If you solve a hard problem and then don't do anything with it for a few decades, you no longer quite remember how to do it. All the people in charge of successfully building a moon lander are likely retired by now, or have moved on to other things.

Technology isn't something that just sits around once you've done it once, you need to keep on using it or people lose the hands-on knowledge required to make it work.
posted by Zalzidrax at 4:13 PM on November 13, 2012 [4 favorites]


One thing Ghost in the Shell never got into was the applications of cybernetics to space travel. Which would seem to be quite extensive.
posted by AElfwine Evenstar at 4:15 PM on November 13, 2012


Ah, see, now you've got me kicking myself for not working a Shaper/Mechanist reference into the title.
posted by Artw at 4:17 PM on November 13, 2012 [2 favorites]


Building a simple lander is a now solved problem, we just have to do it.

Building a Saturn V class rocket is now a solved problem, that doesn't mean it's going to happen any quicker or cheaper than Apollo.

You're also forgetting that the infrastructure used to
the Lunar Module is gone. Nor would it apply to a modern lander, because it would make no sense to just duplicate the LM of the '60s. It would have more computational power and possibly betterly rockets and guidance. All of that would have to be designed, built and then tested. Then you still need a Saturn V class rocket to put all that gear on the moon.

NASA's budget of that era funded a ton of stuff, including building large NASA facilities...

The LM and the associate building/testing facilities were built by Grumman Ironworks, in Long Island. Those facilities didn't belong to NASA.
posted by Brandon Blatcher at 4:36 PM on November 13, 2012


Aren't there more tax dollars to take a penny out of now than there were in 1964-72?

Yes, but they buy less. Inflation. This is why people are noting percentage of GDP or percentage of taxation, rather than actual dollar amounts.


Eriko is right. After adjusting for inflation, NASA's budget today is about half what it was during the Apollo Program era. Poorly-formatted data here.
posted by Guernsey Halleck at 4:49 PM on November 13, 2012 [2 favorites]


Don't worry, private companies will soon be putting school buses full of children on the moon for a couple of buttons and a length of yarn. Just don't expect them to bring the kids back.
posted by blue_beetle at 4:53 PM on November 13, 2012 [1 favorite]


Well any plan that puts a bunch of kids on the moon forever and keeps then from getting their red hot Cheeto fingerprints all over the iPads in my store has got my vote.
posted by Divine_Wino at 5:14 PM on November 13, 2012 [5 favorites]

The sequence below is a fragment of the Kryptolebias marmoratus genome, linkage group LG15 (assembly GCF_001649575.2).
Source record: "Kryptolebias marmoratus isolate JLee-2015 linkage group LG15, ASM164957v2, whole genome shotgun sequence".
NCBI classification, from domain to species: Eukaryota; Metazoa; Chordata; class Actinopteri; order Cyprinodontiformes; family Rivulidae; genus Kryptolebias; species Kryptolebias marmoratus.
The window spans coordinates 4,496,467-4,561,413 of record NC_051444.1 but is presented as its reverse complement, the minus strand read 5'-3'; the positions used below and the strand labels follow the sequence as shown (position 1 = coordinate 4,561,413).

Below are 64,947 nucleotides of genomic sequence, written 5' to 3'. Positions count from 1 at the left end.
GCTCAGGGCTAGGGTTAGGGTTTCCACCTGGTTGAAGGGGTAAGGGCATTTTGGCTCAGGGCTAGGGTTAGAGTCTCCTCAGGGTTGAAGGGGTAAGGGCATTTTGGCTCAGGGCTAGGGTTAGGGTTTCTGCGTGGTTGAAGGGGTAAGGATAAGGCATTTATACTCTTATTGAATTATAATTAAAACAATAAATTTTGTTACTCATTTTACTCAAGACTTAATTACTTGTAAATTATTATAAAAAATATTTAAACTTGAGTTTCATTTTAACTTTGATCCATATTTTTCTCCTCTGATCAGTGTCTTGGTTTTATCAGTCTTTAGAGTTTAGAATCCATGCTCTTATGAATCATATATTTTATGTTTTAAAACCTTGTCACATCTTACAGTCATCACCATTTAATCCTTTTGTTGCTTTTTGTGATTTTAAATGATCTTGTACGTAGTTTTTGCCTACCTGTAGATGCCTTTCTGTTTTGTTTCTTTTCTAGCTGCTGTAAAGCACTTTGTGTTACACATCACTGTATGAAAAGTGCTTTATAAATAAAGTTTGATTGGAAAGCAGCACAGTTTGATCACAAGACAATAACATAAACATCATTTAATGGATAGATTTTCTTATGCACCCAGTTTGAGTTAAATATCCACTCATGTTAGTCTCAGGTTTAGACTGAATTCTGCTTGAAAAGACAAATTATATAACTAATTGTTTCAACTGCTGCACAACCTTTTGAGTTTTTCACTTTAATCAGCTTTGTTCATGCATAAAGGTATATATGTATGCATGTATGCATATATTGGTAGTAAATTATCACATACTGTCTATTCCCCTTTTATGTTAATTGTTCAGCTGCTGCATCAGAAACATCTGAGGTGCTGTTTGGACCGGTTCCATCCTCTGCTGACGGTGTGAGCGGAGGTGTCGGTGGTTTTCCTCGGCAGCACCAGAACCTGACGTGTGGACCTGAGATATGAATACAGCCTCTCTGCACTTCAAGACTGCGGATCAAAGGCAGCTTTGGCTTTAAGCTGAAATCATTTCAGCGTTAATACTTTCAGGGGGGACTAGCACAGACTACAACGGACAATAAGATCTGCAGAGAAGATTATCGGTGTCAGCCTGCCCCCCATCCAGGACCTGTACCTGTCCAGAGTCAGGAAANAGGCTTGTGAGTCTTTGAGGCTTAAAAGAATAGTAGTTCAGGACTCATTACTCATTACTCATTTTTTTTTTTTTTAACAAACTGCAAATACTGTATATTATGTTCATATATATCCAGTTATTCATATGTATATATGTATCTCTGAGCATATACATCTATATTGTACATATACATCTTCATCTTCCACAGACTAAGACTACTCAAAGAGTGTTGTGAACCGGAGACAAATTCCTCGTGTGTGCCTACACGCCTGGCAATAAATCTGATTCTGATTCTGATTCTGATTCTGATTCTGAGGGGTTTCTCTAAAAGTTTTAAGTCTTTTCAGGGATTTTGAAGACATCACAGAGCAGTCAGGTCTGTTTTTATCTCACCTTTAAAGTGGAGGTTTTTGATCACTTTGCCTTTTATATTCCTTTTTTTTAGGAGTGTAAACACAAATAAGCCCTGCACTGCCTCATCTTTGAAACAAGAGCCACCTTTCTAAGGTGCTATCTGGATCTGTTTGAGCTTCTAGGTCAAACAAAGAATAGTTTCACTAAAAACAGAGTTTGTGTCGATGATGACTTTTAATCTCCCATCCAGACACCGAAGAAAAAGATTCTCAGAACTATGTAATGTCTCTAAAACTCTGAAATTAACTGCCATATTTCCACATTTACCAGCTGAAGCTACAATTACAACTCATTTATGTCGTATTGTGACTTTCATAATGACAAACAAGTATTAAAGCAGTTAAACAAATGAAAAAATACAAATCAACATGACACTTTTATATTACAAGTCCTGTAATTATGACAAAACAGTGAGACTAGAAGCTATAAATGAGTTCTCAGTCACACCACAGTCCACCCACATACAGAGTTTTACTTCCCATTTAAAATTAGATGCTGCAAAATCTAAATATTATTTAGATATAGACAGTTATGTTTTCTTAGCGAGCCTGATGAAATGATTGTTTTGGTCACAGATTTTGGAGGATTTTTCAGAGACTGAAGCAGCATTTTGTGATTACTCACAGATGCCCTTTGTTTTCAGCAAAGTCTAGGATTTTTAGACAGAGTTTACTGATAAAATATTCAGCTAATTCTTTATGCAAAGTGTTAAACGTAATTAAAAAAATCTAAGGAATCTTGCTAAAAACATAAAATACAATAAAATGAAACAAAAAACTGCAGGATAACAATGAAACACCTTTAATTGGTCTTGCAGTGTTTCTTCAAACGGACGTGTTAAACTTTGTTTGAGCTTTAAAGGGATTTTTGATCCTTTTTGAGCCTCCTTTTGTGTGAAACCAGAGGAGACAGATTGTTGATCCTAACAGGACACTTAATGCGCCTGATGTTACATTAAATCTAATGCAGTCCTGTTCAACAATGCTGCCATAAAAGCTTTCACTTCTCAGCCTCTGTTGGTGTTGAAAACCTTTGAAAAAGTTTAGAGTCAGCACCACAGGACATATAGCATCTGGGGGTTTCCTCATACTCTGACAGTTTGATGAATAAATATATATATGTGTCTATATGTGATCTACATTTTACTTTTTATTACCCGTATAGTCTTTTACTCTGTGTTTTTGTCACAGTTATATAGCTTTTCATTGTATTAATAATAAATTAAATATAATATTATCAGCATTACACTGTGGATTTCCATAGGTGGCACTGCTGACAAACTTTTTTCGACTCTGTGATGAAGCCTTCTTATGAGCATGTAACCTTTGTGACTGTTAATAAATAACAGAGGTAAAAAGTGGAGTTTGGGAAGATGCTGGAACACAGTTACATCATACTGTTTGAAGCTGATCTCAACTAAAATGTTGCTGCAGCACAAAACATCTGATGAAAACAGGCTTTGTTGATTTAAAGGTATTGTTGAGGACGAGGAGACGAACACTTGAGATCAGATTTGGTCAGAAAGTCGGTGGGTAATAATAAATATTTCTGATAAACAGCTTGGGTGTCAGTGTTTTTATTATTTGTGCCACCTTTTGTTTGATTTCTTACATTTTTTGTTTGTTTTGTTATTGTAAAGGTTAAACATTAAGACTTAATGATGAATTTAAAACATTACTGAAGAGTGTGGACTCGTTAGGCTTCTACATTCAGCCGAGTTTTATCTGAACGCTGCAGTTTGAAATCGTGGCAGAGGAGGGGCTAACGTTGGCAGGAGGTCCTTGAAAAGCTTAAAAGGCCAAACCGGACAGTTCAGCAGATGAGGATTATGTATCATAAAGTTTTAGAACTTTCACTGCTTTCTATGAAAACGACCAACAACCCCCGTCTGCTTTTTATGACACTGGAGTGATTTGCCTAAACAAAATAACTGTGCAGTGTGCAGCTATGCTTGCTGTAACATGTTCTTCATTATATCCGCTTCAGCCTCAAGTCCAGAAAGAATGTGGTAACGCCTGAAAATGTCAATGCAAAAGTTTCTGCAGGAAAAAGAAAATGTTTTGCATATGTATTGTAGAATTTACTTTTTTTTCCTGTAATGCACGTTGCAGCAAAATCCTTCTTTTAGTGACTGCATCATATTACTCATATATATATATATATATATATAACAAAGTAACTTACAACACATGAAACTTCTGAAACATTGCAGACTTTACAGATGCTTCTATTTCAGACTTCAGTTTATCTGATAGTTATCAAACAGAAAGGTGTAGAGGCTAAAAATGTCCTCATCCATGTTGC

For Obama’s Second Term, NASA Revives a Plan from Clinton’s Second Term
posted by homunculus at 6:19 PM on November 13, 2012 [1 favorite]


Neat 2009 retrospective:
Lunar module builders remember 1969 landing

posted by Artw at 6:50 PM on November 13, 2012


SpaceX test rocket is huge. You gotta hand it to Elon Musk.
posted by Ad hominem at 7:27 PM on November 13, 2012


Building a simple lander is a now solved problem, we just have to do it.

No.

Technology isn't something that just sits around once you've done it once, you need to keep on using it or people lose the hands-on knowledge required to make it work.

Yes.

One good example is the sorry saga of the British AWACS plane, the Nimrod. This was a 1960ties design based on a 1950ties jetliner (the Comet, first in the world to fly, first in the world to fall down from the sky too) which served as a maritime patrol plane until it was going to be made over into a proper AWACS plane in the 1980ties. Anyway, several iterations later these were going to be remade/upgraded into the MRA4, which included refurbishing the wings and all that.

What they found was that while all the original specs and design drawings were present and understood, none of the wings on any of the planes as actually build matched the specs and drawings, as they all had been build by hand by skilled craftsmen and each aircraft therefore was unique as these solved various small problems with alignments etc as they came across them.

The same would be the case for any attempt to resurrect the Apollo programme, where even if all the original designs and documentation was available, you could bet your life that there are points in the production process that were solved by the skilled labourers and engineers working on them on the spot and never documentated.

And why would you want to?
posted by MartinWisse at 10:53 PM on November 13, 2012